6 events in sci-fi movies that actually happened

6 events in sci-fi movies that actually happened

Space, the infinite source of sci-fi plots and muse of great stories. It has inspired the most fantastc, incredible and unbelievable events in movies acomplished by stunning VFX and, in some cases, unexpected performances. But sometimes those events weren't so fictional after all. Here is a list of 6 cases when facts are stranger than fiction.

The Martian: Matt Damon's blood seals a hole in his spacesuit

The movie:

A violent windstorm at Mars causes Matt Damon get badly hurt. The storm slams him with debris, rolling him down a hill and stabbing an antenna in his abdomen. With the wind threatening to destroy their escape craft, his crewmates are forced to leave him for dead.

Luckily, the blood that spouts from his wound freexes around the wounded area of his suit and keeps it pressurized, allowing him to survive long enough to awaken and realize how injured he is.

The real life:

During a 1991 mission on Space Shuttle Atlantis, astronaut Jerome III was on a routine spacewalk while trying out some new series gloves. When they returned to the shuttle and removed the gloves, they found that Jerome had a small puncture wound on his right index finger, which he hadn't even noticed, but that small wound saved his whole hand: the coagulating action glued the hole and allowed his suit to stay pressurized.

By NASA - National Aeronautics and Space Administration. Source: Wikimedia.

Gravity: Sandra Bullock's landing on water

The movie:

Sandra Bullock overcomes all odds to reenter Earth's atmosphere in a Chinese space capsule. The capsule bursts into flames but luckily she splashed into a lake. The capsule is sinking but finally she manages to get out.


The real life:

There are several astronauts that actually landed like this. For a long time, water landings were routine for spaceflights.

Case 1: On October 15, 1976, when the Soyuz 23 was re-entering the Earth, winds pushed it a few kilometers away from where they had planned to land: beside the icy waters of Lake Tengiz in Kazakhstan. The hatch couldn't be opened without frozen water made havoc on the bodies of astronauts Vyachaslav Zudov and Valeri Rozhdestvensky.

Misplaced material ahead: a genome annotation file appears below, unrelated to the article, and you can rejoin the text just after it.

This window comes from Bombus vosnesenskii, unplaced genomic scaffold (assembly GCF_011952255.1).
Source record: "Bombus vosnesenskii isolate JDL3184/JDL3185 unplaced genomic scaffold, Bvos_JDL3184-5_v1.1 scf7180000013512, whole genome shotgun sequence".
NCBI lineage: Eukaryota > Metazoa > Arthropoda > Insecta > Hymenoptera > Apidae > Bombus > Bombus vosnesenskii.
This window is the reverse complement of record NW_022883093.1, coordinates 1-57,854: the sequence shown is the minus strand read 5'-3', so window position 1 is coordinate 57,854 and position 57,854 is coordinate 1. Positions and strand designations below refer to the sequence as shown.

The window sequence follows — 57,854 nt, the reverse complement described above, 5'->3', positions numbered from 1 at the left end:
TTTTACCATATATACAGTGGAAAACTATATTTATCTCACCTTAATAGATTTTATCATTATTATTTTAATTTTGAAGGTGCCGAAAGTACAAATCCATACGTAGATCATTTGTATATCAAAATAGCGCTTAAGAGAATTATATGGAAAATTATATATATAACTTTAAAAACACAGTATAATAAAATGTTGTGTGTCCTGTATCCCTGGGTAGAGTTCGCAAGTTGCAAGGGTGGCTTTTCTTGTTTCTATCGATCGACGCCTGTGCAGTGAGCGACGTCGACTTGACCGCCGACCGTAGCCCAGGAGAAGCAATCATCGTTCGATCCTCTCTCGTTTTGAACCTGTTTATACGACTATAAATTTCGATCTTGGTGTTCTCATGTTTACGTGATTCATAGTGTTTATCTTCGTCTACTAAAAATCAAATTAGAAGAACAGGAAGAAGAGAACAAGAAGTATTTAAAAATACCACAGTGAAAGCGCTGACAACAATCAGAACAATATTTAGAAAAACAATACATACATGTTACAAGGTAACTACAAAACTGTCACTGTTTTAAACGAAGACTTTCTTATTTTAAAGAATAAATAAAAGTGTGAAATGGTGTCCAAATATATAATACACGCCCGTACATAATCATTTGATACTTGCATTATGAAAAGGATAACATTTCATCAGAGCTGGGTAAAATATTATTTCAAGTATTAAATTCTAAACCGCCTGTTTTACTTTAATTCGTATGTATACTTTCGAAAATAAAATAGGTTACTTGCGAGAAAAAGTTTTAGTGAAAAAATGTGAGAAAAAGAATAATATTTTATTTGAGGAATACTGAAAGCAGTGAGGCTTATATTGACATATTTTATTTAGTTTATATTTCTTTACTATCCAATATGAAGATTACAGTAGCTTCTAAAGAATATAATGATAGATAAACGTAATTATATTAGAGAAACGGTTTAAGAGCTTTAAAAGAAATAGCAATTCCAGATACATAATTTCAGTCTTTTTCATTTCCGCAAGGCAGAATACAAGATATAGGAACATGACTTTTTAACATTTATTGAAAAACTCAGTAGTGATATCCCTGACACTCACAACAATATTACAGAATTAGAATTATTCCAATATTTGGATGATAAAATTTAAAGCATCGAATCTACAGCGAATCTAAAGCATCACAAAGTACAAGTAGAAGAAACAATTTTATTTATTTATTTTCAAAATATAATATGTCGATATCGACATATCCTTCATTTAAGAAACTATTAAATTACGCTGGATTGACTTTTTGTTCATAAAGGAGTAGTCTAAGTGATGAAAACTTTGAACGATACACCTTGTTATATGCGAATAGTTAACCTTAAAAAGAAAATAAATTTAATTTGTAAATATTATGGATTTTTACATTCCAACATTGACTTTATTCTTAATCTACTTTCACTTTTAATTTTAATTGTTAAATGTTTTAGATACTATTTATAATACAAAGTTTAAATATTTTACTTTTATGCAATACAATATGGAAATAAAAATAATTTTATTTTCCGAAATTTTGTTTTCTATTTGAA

Credit: Roscosmos/VideoCosmos. Source: Collectspace.

Both their pressure suits were removed, they rationed the food and waited for the helicopters came to their rescue. Suddenly, the parachute opened and made the capsule get filled with frozen water, threatening the lives of the astronauts who knew that at any moment they would sink. Astronauts tried to drag the capsule to the surface until they succeeded. The helicopter arrived later and dragged them to the shore.

Case 2: Gus Grissom became the first American in space in 1961 . When he returned to earth, he fell into the Atlantic Ocean in the Mercury capsule. Before the capsule was stabilized, the hatch exploded and the water began to enter quickly. Grissom left the capsule with the suit on, so he had to struggle to avoid drowning because of his heavy wardrobe.

By NASA - Kennedy Space Center Photo Archive. Source: Wikimedia. 

Die Another Day: The Icarus space mirror was an upscaled version of a real satellite

The movie:

In the Bond film Die Another Day, British billionaire Gustav Graves unveils the Icarus, a massive space mirror that is ostensibly designed to boost agricultural output by providing year-round sunlight for crops.

The real life: